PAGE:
@Ethos, I’d like for you to give me an example of a scene resolution which makes no sense, but that might _require_ you to watch it again and I don’t want to force it on you. :) It does waver along the line between realistic and fantastic, sensical and non-sensical, partially due to it having a real-world setting but with some silliness to it, rather than the more fantasy films with some seriousness that we may be more used to. You have to suspend your disbelief in some things (like “why is he a pig?”), which may have been put in just to make it more entertaining and silly, in order to appreciate it’s greater integrity.

    Porco Rosso is my favorite Miyazaki film. I love the characters for one thing, much more than something like Laputa, Totoro, or Howl’s; also the music, setting, and story, the verysame quatrad which prizes an RPG to me. The next few are Mononoke, Nausicaa (which gets put under Mononoke because the manga was soooooooo much better that it’s hard to like the anime as much), and Cagliostro. (@Epy: good taste, pal!) I love every Miyazaki film to some degree, but Laputa is honestly one of my least favorite, because I was interested in the characters and the story much less than other movies. The visuals however, as SN pointed out, are incredible. I think it’s one of his more children-oritented films; something I want my future kids to see one day, but I’d be embarassed to recommend to my friends.

    Another Ghibli movie that I really love, but never hear anyone talk about, is Pom Poko. Any thoughts on that one?

  7. Wow, it would never even occur to me to feel embarrassed for showing Laputa to a friend…

  8. “Wow, it would never even occur to me to feel embarrassed for showing Laputa to a friend…”
    This.

  9. When your friends are more into, say, A Clockwork Orange and Apocalypse Now, Laputa is wtf smh to them. _I_ like it, I think it’s an amazing movie, but to other people who are not already into Ghibli, have their own top 3 favorites list, and think everything Miyazaki does is among the greatest cultural outputs of an entire country… Laputa is written off pretty quickly by normal folks in my experience. One friend, who has otherwise good taste, didn’t think it was terrible but said she was bored to tears watching it. So that’s what I mean by embarassing. No offence meant!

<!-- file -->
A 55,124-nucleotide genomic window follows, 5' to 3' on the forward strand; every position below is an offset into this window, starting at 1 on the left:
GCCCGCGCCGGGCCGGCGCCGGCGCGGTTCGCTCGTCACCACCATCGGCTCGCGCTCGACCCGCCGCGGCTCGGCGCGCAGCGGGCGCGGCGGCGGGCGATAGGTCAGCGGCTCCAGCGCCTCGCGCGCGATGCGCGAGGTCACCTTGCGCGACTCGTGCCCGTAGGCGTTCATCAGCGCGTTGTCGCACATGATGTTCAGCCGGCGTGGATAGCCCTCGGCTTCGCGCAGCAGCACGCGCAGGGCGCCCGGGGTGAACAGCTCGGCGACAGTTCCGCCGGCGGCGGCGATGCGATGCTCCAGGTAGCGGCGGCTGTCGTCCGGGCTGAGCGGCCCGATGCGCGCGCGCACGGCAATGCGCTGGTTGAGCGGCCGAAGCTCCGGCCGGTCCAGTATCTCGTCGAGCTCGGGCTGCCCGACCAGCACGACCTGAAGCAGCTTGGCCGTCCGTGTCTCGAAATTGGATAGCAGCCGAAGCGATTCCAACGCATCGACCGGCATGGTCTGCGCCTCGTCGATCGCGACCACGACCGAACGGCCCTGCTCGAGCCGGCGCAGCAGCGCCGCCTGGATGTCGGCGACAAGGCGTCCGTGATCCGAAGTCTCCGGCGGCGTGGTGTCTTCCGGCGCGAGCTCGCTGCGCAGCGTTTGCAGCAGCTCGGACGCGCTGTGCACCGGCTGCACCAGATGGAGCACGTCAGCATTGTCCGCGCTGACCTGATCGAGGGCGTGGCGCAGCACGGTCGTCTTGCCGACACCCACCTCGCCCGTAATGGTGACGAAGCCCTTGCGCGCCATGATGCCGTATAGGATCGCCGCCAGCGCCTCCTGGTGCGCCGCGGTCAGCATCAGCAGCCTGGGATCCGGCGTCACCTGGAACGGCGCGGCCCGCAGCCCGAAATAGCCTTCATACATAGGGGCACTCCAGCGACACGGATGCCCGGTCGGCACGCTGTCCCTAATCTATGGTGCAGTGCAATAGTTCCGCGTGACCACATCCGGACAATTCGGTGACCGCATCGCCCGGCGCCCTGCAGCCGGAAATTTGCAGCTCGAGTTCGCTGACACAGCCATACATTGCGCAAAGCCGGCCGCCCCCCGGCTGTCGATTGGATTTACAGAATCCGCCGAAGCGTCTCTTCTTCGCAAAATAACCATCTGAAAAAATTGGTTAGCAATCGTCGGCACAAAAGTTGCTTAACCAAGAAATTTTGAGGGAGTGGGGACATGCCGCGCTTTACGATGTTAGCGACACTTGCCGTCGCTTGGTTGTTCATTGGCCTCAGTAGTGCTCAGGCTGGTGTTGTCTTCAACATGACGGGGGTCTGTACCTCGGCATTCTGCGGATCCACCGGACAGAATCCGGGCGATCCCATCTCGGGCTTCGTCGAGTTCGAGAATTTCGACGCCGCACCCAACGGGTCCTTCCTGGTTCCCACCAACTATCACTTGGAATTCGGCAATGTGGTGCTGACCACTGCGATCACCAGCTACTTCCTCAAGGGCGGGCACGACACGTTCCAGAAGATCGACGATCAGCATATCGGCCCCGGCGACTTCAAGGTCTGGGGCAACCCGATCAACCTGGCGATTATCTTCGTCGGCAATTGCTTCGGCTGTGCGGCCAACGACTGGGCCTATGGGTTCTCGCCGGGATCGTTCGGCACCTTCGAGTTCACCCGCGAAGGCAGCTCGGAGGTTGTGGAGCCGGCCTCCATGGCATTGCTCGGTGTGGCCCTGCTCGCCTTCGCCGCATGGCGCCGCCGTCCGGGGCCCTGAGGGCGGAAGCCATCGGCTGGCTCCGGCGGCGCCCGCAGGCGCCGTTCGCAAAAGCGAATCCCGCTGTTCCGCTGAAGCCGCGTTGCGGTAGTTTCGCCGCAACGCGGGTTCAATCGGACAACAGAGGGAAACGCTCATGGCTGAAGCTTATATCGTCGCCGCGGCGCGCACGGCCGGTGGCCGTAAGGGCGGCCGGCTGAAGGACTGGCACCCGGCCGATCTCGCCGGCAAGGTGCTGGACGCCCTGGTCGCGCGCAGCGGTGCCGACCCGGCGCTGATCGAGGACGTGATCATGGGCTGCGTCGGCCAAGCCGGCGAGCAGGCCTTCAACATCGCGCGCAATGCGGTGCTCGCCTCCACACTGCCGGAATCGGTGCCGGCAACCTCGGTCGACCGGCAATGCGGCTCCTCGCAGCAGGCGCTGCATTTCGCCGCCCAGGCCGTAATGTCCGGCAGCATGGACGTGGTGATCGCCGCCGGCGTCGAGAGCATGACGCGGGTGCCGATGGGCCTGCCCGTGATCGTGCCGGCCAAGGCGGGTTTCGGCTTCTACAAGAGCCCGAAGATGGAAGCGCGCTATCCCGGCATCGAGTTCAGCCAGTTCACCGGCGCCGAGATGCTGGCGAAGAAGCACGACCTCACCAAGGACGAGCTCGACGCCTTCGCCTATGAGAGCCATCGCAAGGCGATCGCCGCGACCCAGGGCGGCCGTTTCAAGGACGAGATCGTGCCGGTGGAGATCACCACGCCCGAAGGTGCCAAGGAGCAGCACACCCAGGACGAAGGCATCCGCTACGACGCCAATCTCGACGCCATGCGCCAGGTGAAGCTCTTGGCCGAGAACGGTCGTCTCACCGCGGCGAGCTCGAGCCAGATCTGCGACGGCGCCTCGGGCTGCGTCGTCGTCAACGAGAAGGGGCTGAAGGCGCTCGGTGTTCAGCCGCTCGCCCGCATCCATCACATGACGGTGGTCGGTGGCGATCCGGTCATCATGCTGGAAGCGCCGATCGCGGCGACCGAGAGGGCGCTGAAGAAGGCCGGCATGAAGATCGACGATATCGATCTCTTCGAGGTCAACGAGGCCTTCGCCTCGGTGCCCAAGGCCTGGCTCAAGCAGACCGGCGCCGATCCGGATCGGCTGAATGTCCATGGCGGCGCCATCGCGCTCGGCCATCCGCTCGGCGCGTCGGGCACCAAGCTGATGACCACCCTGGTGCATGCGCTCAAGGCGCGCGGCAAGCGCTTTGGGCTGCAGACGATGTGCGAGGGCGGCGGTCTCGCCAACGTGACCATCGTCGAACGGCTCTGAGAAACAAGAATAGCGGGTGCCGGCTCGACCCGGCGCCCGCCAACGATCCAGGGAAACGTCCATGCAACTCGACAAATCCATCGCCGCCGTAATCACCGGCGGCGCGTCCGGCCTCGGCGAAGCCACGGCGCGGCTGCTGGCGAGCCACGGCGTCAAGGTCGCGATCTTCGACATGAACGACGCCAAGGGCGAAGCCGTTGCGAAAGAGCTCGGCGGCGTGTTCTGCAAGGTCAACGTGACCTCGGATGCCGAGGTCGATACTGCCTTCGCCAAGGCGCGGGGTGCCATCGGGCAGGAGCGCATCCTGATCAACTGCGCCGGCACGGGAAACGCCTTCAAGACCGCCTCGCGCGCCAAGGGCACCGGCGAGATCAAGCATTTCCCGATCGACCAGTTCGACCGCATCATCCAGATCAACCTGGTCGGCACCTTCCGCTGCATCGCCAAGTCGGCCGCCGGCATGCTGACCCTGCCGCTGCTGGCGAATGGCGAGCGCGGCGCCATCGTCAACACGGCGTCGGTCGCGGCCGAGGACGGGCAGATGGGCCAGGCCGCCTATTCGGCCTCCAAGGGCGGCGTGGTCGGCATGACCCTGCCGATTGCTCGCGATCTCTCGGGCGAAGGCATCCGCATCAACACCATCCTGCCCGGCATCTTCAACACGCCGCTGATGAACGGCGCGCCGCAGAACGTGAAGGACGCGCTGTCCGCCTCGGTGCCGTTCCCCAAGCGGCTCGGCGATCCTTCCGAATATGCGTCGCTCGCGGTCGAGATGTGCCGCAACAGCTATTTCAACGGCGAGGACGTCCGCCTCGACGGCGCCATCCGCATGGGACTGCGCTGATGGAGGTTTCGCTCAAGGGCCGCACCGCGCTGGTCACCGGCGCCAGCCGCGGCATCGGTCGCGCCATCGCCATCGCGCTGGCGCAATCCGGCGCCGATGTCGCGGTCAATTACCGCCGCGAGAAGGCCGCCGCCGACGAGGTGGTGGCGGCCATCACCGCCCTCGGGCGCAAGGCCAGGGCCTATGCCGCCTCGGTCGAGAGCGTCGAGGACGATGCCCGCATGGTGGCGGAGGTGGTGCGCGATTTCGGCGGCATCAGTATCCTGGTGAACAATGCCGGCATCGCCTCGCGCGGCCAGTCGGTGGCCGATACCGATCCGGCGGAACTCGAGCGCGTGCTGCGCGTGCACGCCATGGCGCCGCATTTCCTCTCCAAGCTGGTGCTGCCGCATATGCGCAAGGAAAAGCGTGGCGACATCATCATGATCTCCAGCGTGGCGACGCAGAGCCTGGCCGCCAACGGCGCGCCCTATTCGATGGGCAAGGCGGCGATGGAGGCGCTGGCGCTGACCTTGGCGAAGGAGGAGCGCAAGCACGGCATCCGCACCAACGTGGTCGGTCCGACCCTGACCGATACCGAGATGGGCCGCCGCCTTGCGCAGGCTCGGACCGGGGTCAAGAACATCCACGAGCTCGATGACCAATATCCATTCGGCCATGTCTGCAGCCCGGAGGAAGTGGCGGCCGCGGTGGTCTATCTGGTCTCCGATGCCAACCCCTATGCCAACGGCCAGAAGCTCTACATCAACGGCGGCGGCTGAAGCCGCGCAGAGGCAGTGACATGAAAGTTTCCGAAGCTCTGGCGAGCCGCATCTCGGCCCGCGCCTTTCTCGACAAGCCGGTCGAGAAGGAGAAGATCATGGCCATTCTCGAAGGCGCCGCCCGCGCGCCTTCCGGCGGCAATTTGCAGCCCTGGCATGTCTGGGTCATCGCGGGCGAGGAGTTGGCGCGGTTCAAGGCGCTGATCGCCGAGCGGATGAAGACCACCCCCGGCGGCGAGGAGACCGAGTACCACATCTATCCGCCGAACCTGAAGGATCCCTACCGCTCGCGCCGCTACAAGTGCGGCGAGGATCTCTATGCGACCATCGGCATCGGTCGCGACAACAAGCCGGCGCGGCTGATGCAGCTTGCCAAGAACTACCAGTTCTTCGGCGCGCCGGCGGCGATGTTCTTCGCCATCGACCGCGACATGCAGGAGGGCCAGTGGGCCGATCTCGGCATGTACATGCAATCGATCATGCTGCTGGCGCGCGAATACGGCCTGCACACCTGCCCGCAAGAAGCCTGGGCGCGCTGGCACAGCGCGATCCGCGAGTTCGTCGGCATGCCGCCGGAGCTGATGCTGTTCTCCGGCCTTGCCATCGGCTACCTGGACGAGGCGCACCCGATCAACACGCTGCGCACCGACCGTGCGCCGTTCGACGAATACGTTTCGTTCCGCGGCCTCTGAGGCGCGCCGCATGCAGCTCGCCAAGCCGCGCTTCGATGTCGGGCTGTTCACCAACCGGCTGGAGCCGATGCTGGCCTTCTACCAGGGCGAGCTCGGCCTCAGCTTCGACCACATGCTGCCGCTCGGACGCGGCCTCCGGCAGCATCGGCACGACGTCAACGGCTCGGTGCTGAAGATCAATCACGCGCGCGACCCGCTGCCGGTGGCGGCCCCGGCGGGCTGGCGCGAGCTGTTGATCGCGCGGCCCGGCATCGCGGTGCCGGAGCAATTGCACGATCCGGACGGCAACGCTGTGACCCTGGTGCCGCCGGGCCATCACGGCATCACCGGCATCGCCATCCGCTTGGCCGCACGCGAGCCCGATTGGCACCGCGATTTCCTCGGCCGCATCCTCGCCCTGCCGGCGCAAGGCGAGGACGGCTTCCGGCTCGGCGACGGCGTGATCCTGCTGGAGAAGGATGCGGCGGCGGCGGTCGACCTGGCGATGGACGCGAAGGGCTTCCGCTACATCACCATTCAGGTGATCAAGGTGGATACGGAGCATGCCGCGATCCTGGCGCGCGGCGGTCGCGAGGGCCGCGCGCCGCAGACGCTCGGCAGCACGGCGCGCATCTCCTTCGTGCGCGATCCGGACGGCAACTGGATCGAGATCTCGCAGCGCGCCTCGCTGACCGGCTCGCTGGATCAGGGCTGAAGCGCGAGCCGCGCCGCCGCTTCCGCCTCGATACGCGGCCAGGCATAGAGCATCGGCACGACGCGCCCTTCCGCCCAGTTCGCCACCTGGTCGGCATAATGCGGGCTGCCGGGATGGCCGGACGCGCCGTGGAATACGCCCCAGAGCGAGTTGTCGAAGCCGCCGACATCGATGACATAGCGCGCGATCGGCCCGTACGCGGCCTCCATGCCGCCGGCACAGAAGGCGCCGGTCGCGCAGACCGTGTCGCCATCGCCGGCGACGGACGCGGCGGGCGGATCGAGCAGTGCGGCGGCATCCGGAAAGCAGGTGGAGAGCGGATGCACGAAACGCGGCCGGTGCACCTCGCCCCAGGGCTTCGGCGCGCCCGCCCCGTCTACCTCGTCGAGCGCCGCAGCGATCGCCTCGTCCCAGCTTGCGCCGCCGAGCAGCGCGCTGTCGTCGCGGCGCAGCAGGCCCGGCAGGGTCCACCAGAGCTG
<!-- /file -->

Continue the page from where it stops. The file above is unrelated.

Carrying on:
10. Let us draw a clear distinction between animation of quality and aesthetic merit, such as the works of Hayao Miyazaki (whatever you may think of particular examples, they are all decidedly substantial contributions to culture) and au courant crap which is designed solely to feed the most immediate and base desires of the bottom of a viewership, like that bronie bullshit and the rest of its meme-like ilk.

    Or to put that another way: some things are good because they have genuine aesthetic merit and are recognised as such (sometimes long after their publication); they will stand the test of time and offer insight into the human condition. Other things are good not for those reasons, but rather because it is popular to express an interest in them for this group or that group, and in the fullness of time (thankfully), they will be utterly and completely forgotten. This is why we read Melville, but not Dennis Hannigan.

    I want to go back in time and smack the people who thought Melville was crazy for writing Moby Dick. The continuity of temporality prevents me fulfilling this desire. But in the present, I want to smack people who think that Laputa is “embarassing” or “for children”.

    Luckily, there are no laws of physics which prevent the fulfillment of that particular desire. :)

  11. I think the question is: logistics aside, would Miyazaki’s films work just as well (or almost as well, if we’re being honest) if they were live-action productions? And IMO the answer to that is a resounding yes, because at worst his films are a celebration of uplifting sentiment, while at best they can carry a substantial message while delivering a protracted falcon punch to our nostalgia.